Earlier this month, the Daily Progress and other media reported that the Supreme Court of Virginia awarded $250 in damages to climate scientist Michael Mann and the University of Virginia in a prominent Virginia FOIA lawsuit that we wrote about in April. (See also petitioners’ case documents webpage.) The media did not post an actual copy of the order making the award, and non-legal media often doesn’t get legal details quite right, so we questioned via tweets whether that money was actually “damages” or merely an award of appeal costs. (This is an important distinction: Damages are something awarded to a party when another party has caused a legal injury without a legal justification; appeal costs are routinely awarded to prevailing parties in an appeal without fault under Va. Rule 5:35.) We now have a copy of the order, and it appears the media was dead-on … and the Supreme Court of Virginia was dead wrong.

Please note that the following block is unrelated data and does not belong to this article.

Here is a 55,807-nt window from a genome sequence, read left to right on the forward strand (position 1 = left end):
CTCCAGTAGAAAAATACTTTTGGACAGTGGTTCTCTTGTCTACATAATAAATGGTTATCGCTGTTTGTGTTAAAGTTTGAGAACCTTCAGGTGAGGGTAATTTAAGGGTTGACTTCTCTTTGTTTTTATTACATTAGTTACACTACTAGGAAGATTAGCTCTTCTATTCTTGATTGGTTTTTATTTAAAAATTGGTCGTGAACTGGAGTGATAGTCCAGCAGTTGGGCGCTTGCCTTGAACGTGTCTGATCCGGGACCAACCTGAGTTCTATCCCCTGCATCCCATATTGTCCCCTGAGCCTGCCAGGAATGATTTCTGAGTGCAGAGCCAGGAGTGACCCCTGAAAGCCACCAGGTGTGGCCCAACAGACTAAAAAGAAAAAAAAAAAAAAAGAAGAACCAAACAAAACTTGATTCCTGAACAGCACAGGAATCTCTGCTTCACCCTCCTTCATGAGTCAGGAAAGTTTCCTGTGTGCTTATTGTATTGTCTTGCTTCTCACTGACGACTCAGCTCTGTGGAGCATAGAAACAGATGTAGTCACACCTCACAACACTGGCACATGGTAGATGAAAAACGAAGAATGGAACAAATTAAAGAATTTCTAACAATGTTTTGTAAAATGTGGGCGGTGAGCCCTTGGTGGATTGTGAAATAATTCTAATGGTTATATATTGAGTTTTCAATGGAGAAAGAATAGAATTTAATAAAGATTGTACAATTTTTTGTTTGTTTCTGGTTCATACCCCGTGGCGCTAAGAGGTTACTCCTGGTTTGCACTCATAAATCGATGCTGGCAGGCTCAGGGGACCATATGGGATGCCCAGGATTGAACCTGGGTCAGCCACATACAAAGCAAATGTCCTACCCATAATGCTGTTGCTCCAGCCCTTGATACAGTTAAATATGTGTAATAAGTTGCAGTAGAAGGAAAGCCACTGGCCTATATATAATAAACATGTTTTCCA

UPDATE AT END OF POST.
Last week, the FOIA Council posted a new model FOIA Rights & Responsibilities template. (H/T VCOG.) That template is a document designed to assist executive branch agencies in satisfying Va. Code § 2.2-3704.1’s requirement that they post certain FOIA-related information on their public websites.
One of the changes to FOIA in 2014 was an addition to the information executive branch agencies must post. HB 837, proposed by Delegates Mark L. Keam and David I. Ramadan, required agencies to add the following statement to their websites: